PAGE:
Soumya Prasad's Reviews > Eleanor Oliphant Is Completely Fine

Eleanor Oliphant Is Completely Fine by Gail Honeyman
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it was amazing
Read 2 times. Last read March 30, 2018 to April 4, 2018.

I had heard a lot about this book on Social Media and everyone was going gaga over it. But after 'The Fault In Our Stars' which was one of the most lamest books that I've ever read, I stopped taking Social Media reviews seriously. When many friends started personally recommending this book to me, I was intrigued. Still, not enough to go and buy it. When Shailaja, whose taste in books I immensely trust, pushed me to read it, I knew it was time to give in and pick this one. So, I did. I started reading this on my plane journey and read bits and pieces of it throughout my European sojourn and I completed this on the flight back home.

Eleanor Oliphant, a 30 year old single woman, is a loner and leads a mechanical life. Her life is a timetable as she wears the same clothes and shoes to work everyday, the same place she's been working at for nine years straight out of college, reserves her weekend for frozen pizza and vodka, chats with her mummy on the phone on the same day of every week and she loves to live a planned life on her own terms. She says exactly what she's thinking and it isn't always kind. Thanks to being a creature of habit, Eleanor is friendless and she doesn't miss having friends either. When Eleanor is forced to interact with Raymond, the IT guy from her office thanks to her computer not working, life begins to change. She's not very happy about it initially, but soon she begins to give in. Eleanor is considered a weirdo by her colleagues, but Raymond treats her like an equal. She thinks he's too unhygienic and has no regard for manners or vocabulary. When Eleanor and Raymond happen to save Sammy, an elderly gentleman who has fallen down on the street, they are welcomed into his family with open arms.

Eleanor is the way she is for a reason. After an "accident" in her childhood, she is terribly scarred. Literally and figuratively. She's moved from one foster home to another and fears her biological mother who is everything a mother should not be. Eleanor fears her mother deeply and every time she talks to her, her mother only has bad things to say about her, hampering her self-confidence and telling her what a dangerous place the world is and how she must stay away from it. When regular interactions with Raymond and Sammy begin to change something within her, Eleanor realizes that being fine is just not enough. She needs to feel content and happy and no one can help her get there but herself.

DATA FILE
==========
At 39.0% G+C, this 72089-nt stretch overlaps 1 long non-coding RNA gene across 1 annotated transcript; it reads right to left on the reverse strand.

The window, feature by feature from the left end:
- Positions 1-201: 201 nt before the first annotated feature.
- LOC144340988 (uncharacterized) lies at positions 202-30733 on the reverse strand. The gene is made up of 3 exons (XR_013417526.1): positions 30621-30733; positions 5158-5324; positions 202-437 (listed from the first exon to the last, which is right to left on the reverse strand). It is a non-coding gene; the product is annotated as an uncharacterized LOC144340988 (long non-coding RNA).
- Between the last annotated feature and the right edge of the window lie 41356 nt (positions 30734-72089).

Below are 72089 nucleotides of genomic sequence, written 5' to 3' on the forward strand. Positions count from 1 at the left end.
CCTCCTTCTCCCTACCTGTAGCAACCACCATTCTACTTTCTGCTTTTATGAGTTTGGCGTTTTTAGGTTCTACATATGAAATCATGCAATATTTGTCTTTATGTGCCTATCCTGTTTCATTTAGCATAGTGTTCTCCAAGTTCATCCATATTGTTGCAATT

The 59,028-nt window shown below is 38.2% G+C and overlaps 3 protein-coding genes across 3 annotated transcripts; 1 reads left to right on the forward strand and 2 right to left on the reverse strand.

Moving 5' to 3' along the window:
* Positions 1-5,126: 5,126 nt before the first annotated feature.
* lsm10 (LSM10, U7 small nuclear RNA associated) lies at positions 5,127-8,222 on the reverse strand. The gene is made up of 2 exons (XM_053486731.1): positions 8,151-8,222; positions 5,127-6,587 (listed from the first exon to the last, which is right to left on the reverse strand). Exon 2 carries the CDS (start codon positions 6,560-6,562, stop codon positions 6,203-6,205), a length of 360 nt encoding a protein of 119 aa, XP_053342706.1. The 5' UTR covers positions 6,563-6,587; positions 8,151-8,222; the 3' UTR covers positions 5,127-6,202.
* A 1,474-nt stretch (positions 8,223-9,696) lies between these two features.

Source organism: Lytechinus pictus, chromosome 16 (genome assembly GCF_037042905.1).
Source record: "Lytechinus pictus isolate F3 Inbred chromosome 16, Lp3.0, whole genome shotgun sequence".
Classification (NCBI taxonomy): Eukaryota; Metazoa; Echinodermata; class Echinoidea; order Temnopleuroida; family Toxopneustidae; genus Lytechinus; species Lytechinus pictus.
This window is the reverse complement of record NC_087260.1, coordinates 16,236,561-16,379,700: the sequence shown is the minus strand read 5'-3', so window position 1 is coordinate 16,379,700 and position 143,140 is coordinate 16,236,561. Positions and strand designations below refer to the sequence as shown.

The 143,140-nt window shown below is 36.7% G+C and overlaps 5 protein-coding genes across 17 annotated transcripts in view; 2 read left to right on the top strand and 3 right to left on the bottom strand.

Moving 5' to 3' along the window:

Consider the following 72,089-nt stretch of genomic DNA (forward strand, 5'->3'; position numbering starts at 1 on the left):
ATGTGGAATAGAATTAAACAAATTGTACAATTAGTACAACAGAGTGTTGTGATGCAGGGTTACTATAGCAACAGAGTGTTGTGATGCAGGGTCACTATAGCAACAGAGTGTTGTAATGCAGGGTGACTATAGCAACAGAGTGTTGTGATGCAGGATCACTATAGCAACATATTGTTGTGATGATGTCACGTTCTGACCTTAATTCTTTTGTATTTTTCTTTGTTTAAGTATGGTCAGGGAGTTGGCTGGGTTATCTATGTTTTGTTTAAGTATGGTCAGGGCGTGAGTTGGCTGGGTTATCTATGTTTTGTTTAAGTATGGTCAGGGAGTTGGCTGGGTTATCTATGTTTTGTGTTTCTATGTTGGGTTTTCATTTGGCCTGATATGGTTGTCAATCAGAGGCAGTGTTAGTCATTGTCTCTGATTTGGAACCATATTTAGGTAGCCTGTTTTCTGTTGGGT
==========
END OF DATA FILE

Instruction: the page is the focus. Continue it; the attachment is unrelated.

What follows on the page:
This probably is one of those books where I've loved every word, every situation, every page and every character (except the mother). It is such a wonderful story that I can't stop thinking about it even though I have finished reading the book. As someone with a troubled childhood, who was mocked for being skinny/dark/poor by people close to me, I can understand the soul of this book and why Eleanor was the way she was. This book goes on to show how having a negative influence in your life, be it in the form of a parent, sibling, co-worker, a family member, friend or partner can destroy one from the inside and the outside. Most importantly, this books shows us how important it is to grow up in the right atmosphere and around good, positive people. It is terribly frightening to realize how much our childhood experiences impact us and mould us as adults. Will I ever be able to forget what I went through as a child? Probably not. But I will never let it hold me back from what I want to do today.

Eleanor is weird, yes, there is no sugar-coating this. But that is what a troubled childhood does to you. You become vary of everyone around you and detest human interaction with the fear of being harmed. I have often been told that my immediate reflex for almost everything is that of defense. Yes, that's what I taught myself. Eleanor is judgmental yes, but if that is all you have known all your life, what else would you be? In spite of her eccentricities you cannot help but fall in love with her. Personally, I could empathize with her on every level. Her journey of self-discovery reminded me of myself. I see so much of myself in Eleanor and I have no qualms talking about it. Even though I did not take as long as she did, I found myself and made a life for myself, just like the way she does, eventually.

Raymond is another adorable character, as is his mother. The way he helps Eleanor in little ways and makes her take a deep look within herself, is something very hard to find these days. This book belongs to Raymond as much as it does to Eleanor and that is the beauty of it. Their relationship, though platonic, is so warm and fuzzy and Raymond is the friend we all need in our lives. Sammy and his family show us what families are supposed to be like. Good families help heal anyone, even an outsider. Even though the "Mummy" angle was quite predictable, I wouldn't change anything in this book.

I know this is a really long review, but I had a lot to say. This might not be one of the greatest books out there, but for me, this holds a piece of my heart.

Verdict: I loved every bit of this book. Read this for a lesson in compassion, friendship, kindness, self-discovery and humanity.

Rating: 5 out of 5 stars.
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Reading Progress

Finished Reading
January 20, 2018 – Shelved
January 20, 2018 – Shelved as: to-read
March 30, 2018 – Started Reading
April 4, 2018 –
page 200
52.22%
April 4, 2018 –
page 200
52.22%
April 4, 2018 –
page 315
82.25%
April 4, 2018 –
page 315
82.25%
April 4, 2018 –
page 305
79.63%
April 4, 2018 –
page 288
75.2%
April 4, 2018 –
page 288
75.2%
April 4, 2018 – Finished Reading

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